Intracranial Pressure during Wakefulness and Sleep in 55 Adult Patients with Chronic Hydrocephalus

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Abstract

OBJECTIVE:

To record the levels of intracranial pressure (ICP) during wakefulness and sleep in hydrocephalic adults and to correlate the ICP levels with symptoms and degree of improvement after surgical treatment.

METHODS:

ICP and patient behavior were registered overnight (17–26 h) in 29 patients with noncommunicating and 26 with communicating hydrocephalus. Mean ICP was calculated during wakefulness (sitting or lying supine) and during sleep. Clinical symptoms and changes after surgery were scored on a continuous scale.

RESULTS:

Mean ICP during sleep was 13.4 mmHg (11.1–15.7 mmHg) in noncommunicating hydrocephalus versus 10.1 mmHg (8.8–11.4 mmHg) in communicating hydrocephalus (P < 0.001). Patients with idiopathic communicating hydrocephalus had higher ICP, 11.4 mmHg (9.9–12.9 mmHg), than patients with secondary communicating hydrocephalus, 8.6 mmHg (6.5–10.6 mmHg). ICP was higher during sleep than when the patients were awake lying supine, 10.9 mmHg (8.7–13.1 mmHg) in noncommunicating versus 6.8 mmHg (5.3–8.3 mmHg) in communicating hydrocephalus (P < 0.0001). The mean ICP in the sitting position was 2.4 mmHg (0.5–4.3 mmHg) in noncommunicating versus 0.5 mmHg (-0.7–1.8 mmHg) in communicating hydrocephalus. All but one patient with communicating hydrocephalus had a normal ICP (≤ 15 mmHg) versus 20 of the 29 patients with noncommunicating hydrocephalus. ICP levels showed no correlation with either symptoms or improvement after surgery.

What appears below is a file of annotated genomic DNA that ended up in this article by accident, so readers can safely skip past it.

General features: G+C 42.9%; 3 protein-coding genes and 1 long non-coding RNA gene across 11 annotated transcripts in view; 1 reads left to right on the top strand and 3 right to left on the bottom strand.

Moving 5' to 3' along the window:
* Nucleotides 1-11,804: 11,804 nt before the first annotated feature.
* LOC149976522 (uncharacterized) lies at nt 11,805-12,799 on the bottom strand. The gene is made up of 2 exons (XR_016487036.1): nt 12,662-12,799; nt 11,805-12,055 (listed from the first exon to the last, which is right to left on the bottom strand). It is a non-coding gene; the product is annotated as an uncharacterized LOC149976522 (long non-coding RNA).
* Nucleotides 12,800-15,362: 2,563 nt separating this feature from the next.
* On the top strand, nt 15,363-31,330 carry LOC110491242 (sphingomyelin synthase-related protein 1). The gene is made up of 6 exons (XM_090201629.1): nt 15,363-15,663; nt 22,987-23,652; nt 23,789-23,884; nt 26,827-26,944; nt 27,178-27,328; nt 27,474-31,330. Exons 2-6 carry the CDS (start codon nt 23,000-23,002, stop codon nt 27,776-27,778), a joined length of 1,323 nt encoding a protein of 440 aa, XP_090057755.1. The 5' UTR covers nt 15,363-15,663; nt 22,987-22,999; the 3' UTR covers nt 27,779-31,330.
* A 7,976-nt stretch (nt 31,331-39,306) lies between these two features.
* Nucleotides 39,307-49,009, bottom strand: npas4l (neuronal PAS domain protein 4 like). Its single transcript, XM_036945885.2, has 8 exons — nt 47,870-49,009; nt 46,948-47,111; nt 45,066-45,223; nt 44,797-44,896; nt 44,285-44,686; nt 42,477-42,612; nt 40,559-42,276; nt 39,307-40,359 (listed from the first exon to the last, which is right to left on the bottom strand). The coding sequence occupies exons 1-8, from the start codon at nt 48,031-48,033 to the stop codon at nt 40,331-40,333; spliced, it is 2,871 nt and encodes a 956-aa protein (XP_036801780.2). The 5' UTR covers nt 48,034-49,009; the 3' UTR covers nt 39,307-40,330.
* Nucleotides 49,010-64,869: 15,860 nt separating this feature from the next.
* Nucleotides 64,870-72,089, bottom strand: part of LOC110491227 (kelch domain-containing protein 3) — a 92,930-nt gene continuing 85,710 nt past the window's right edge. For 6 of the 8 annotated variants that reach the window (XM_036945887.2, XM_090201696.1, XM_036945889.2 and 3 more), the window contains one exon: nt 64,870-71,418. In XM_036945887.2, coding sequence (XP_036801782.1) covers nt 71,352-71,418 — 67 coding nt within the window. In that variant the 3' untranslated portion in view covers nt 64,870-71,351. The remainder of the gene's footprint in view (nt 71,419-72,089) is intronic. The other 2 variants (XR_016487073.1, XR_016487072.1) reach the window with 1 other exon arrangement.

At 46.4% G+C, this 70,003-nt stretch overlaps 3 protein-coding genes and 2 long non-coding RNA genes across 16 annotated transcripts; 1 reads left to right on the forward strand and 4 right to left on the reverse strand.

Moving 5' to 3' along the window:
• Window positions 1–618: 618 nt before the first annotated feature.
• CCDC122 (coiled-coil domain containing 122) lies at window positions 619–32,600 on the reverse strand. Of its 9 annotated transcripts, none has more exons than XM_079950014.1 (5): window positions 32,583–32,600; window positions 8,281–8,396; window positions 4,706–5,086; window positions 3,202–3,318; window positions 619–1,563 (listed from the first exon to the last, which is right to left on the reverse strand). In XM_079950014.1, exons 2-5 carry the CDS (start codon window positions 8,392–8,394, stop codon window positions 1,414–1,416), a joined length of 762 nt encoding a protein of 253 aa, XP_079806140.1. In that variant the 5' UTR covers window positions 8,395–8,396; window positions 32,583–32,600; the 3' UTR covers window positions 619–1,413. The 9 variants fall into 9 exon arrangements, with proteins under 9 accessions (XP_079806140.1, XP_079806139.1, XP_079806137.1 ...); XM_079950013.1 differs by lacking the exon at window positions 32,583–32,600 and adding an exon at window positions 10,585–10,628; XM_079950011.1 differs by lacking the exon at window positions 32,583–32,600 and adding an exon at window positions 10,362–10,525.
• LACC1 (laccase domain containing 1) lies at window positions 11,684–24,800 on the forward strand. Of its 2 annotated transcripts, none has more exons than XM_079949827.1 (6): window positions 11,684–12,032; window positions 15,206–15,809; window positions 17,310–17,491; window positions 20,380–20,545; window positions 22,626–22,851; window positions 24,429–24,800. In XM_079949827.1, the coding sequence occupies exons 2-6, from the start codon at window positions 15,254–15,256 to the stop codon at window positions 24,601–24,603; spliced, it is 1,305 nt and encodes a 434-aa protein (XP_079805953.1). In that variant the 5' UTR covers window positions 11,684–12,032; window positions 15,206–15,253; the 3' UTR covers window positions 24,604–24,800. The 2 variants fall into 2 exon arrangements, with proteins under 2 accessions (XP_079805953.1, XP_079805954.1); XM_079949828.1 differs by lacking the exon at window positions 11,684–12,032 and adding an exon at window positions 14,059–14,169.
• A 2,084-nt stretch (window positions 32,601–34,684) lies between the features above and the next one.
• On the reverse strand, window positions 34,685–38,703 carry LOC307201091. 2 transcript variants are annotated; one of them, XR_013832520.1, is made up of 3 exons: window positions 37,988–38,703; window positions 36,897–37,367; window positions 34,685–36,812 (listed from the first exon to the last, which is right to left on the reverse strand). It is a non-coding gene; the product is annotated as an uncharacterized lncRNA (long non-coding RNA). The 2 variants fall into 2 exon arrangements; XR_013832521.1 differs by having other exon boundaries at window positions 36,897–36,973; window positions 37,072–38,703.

CONCLUSION:

ICP is higher during sleep than during periods of awake lying supine (P < 0.001) and is not correlated with either symptoms or the rate of improvement after surgery. ICP is normal in most adults with hydrocephalus.

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